A friend and I were on our way home from a night out. It hadn’t been a particularly raucous night, in fact I think I’d been on apple juice all evening. We had been waiting in Trafalgar Square for ages and finally the bus came. We got on and sat down. Three boys got on after us who had the distinct appearance of computer nerds. Now, I don’t have a problem with computer nerds but I think it goes a long way to explaining what happened if we understand this fact about them. They were very excited, as though they had only just discovered a world outside of computers.

“BGR!” one of them was saying. “BGR! Huh, huh, huh.”

“What does that mean?” one of the other boys asked.

“Bloody good result!” he replied.

The other two loved it! They grinned and started going “Yeh, totally! BGR! BGR!”

And that, my friends, is a true story.

VLT

It may not definitely have been this. It could have been VBT. Anyway, I was watching a programme the other night about telescopes and space etc and they kept on talking about a VLT and how powerful it was, etc etc. By the time someone said the actual words, I’d figured it was some sort of telescope and was imagining maybe it was named after someone or something important, like the Higgs-Boson.

No. What the acronym actually stands for is ‘Very Large Telescope,’ (or possibly Very Big Telescope).

How uninspired. A very large telescope. So they just call it that. The VLT. The very large telescope.

DLF

Now I love Narnia. Every Christmas (December 16th, to be exact), I get out my box set and get reading. I love Aslan. I get frustrated by Edmund in book 2 but by book 3, he’s back on my good side. Susan is endlessly boring and mumsy but her total destitution in book 7 still seems harsh. Lucy is fabulous and never a disappointment.

Apart from once. In book 4, Prince Caspian, they are on a journey by boat and Trumpkin the dwarf, who was sent to find them calls them ‘little children’. Lucy returns the insult by referring to him as her ‘dear little friend’, which then becomes ‘the DLF.’ And they keep calling him it through the whole book. The DLF. I just think it sounds silly.

BFBFF

Are you ready for this one?

Best Facebook friends forever.

Hilarious.

I touched the key and….

Ok, so I’m still not done with this week’s Chat magazine. You’ll be glad to hear we’re revisiting it and this time, I’m heading to the ‘Spirit World’ section, with Chat’s medium, Tony. Now every week, there’s a picture of a key.

The ‘lucky things that happened to readers’ last week were….

Kate baked the perfect chocolate cake for her son’s birthday.

Peggy learnt to ride a bike (she’s 60).

Maggie’s dog has finally stopped chewing her shoes.

Apparently those things happened because of touching the key. Amazing. So if you’re reading this and you want some amazingly good luck (if you are going to make a cake, ride a bike or get a dog, maybe) close your eyes and touch the key and report back the lucky things that happened to you as a result of it. Let me tell you about my day yesterday after I touched the key. The luckiest day ever!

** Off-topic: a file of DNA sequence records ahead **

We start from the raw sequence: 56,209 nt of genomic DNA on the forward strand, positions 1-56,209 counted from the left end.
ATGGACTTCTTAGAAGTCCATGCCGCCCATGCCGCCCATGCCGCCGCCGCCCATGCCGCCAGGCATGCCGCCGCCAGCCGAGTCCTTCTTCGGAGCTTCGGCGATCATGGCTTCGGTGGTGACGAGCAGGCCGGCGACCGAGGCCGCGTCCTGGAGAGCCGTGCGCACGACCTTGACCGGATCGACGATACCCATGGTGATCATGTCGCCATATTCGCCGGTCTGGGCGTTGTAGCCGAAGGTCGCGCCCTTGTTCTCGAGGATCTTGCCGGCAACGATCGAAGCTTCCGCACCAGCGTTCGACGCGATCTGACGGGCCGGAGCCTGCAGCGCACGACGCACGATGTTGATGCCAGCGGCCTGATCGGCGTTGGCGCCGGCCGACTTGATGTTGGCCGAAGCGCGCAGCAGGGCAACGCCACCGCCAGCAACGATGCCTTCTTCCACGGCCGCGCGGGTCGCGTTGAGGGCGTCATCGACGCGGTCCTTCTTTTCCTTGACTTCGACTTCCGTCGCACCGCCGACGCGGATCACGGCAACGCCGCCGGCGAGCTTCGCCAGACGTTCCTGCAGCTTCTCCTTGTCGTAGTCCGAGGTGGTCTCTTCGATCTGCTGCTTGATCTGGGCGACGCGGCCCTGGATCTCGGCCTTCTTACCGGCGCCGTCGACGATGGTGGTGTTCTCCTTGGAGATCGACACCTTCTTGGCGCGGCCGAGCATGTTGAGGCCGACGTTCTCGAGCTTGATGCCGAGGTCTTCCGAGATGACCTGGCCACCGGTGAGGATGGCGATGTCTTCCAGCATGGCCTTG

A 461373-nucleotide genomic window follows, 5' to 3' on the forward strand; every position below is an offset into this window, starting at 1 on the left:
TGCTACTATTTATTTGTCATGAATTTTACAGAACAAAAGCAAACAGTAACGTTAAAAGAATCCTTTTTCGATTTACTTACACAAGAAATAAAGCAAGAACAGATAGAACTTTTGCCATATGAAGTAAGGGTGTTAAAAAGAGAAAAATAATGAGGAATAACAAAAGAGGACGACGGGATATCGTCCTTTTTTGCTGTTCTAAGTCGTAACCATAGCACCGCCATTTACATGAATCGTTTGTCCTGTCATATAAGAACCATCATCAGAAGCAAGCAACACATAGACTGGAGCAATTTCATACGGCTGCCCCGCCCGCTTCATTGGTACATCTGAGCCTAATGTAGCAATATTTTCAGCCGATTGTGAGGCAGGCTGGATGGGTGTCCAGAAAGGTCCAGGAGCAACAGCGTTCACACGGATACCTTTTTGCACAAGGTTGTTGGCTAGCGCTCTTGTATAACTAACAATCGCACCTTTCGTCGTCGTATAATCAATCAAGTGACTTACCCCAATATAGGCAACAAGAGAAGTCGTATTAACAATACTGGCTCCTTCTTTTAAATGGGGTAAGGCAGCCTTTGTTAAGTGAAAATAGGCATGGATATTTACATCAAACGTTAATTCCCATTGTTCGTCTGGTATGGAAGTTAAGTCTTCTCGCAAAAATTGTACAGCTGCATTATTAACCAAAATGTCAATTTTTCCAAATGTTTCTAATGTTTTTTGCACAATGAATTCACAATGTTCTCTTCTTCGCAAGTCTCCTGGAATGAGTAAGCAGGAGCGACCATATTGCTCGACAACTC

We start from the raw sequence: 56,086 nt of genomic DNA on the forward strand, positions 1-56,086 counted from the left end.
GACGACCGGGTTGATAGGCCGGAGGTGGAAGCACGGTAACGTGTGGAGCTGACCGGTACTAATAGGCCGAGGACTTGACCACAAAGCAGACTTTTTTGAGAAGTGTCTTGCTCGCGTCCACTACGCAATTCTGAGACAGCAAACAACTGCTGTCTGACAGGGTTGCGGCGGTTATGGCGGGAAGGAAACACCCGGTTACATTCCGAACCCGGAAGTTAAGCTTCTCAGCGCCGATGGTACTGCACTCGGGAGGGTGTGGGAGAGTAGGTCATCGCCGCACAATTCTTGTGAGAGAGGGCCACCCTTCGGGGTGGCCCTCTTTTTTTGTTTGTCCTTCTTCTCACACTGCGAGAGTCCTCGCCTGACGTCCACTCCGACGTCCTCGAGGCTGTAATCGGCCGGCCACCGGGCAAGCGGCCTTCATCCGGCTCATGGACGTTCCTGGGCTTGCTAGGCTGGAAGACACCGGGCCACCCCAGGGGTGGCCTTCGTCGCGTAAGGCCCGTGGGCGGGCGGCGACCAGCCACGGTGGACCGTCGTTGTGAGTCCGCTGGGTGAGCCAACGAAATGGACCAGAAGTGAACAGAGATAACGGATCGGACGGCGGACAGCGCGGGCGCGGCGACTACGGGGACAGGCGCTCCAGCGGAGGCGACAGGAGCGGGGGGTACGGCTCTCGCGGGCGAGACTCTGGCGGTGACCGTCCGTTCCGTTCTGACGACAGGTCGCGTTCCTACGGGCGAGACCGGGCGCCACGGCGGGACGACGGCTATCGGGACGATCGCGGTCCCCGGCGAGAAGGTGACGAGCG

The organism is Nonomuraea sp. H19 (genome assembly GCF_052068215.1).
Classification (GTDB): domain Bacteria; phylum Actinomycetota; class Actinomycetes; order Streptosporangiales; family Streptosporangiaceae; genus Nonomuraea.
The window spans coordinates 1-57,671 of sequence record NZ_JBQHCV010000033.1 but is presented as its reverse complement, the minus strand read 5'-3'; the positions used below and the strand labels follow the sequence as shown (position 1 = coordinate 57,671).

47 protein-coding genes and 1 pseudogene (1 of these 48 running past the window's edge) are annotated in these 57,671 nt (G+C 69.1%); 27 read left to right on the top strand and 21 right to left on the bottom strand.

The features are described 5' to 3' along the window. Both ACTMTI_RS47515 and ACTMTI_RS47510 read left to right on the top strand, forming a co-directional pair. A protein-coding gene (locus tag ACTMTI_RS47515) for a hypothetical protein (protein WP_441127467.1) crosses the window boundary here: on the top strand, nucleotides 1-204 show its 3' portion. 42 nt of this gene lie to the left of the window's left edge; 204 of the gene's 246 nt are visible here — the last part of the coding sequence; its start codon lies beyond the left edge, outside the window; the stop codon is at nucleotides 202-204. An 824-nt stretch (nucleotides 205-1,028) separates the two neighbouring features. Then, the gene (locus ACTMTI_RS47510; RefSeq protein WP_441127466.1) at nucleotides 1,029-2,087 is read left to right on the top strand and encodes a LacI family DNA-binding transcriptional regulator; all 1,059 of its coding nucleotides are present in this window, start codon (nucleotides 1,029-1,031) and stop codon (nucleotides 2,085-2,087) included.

I woke up at 4.15am to do an online exam, my last thing for my law degree, and my computer didn’t break in the middle of it! Wow!

I made a cup of tea and didn’t spill any of it on myself! Amazing!

I wasn’t late for work! In fact, I was three minutes early… Lucky!

I was very tired but I didn’t fall asleep standing up! Omg!

I had five coffees but didn’t have a heart attack! Gosh!

Someone annoyed me at work but I didn’t punch them! Brilliant!

I had a sleep when I got home from work and didn’t fall out of bed! Yeh!

I made a tasty banana bread! Fantastic!

I made a nice dinner for a friend who came over! Fab!

The football was on but I read a book instead so I wouldn’t get bored! Great!

The washing dried on the line outside so I had clean pyjamas for bedtime! Amazing!

You see? All you sceptics out there. I bet you’re eating your words now, aren’t you? See how LUCKY my day was after I touched the key? I might write in to Chat to let them know how much they helped me and they might put me in their Lucky Key column.

I heart Chat.

Freedom internet

The next installment of our guest blogger’s thought-provoking series on freedom….

After Freedom RulesFreedom MusicFreedom Art & Freedom Literature we now come to Part 5 which I’m calling Freedom Internet. As you probably guessed I’ve been covering elements of what most people call popular “culture” (music, art, literature). I think we have to accept that the internet has now become an element of culture in its impact and coverage. Not only is it an element of the culture here in our society but it also affects most cultures in societies across the world. Wikipedia has become the ubiquitous reference tool despite not having the reliability of the printed encyclopaedia. In the past, print had to be far more rigorous in what it published but today’s Wiki sites have only to say: “No ref” or “Citation needed” to indemnify themselves against claims of being conduits of false, confidential or potentially malicious info. And here lies a far bigger issue – unsubstantiated info appears alongside verified stuff with the result that people end up not being able to tell the difference.

The first thing to notice is that “the internet” or, as its altruistic creator Tim Berners-Lee called it, the World Wide Web, does not exist as a separate entity or area like which previous freedom subjects did. Remember his original idea was simply to enable scientists to share info & research without having to resort to paper, telecoms (telex, fax, at the time) & postal connections. There is no unique place called the internet. It exists only on computer chips, in telephone lines and on many different servers across the world. It is actually an open network of linked servers with various files which can be shared. It’s a bit like a library, not of books but of other libraries all across the world.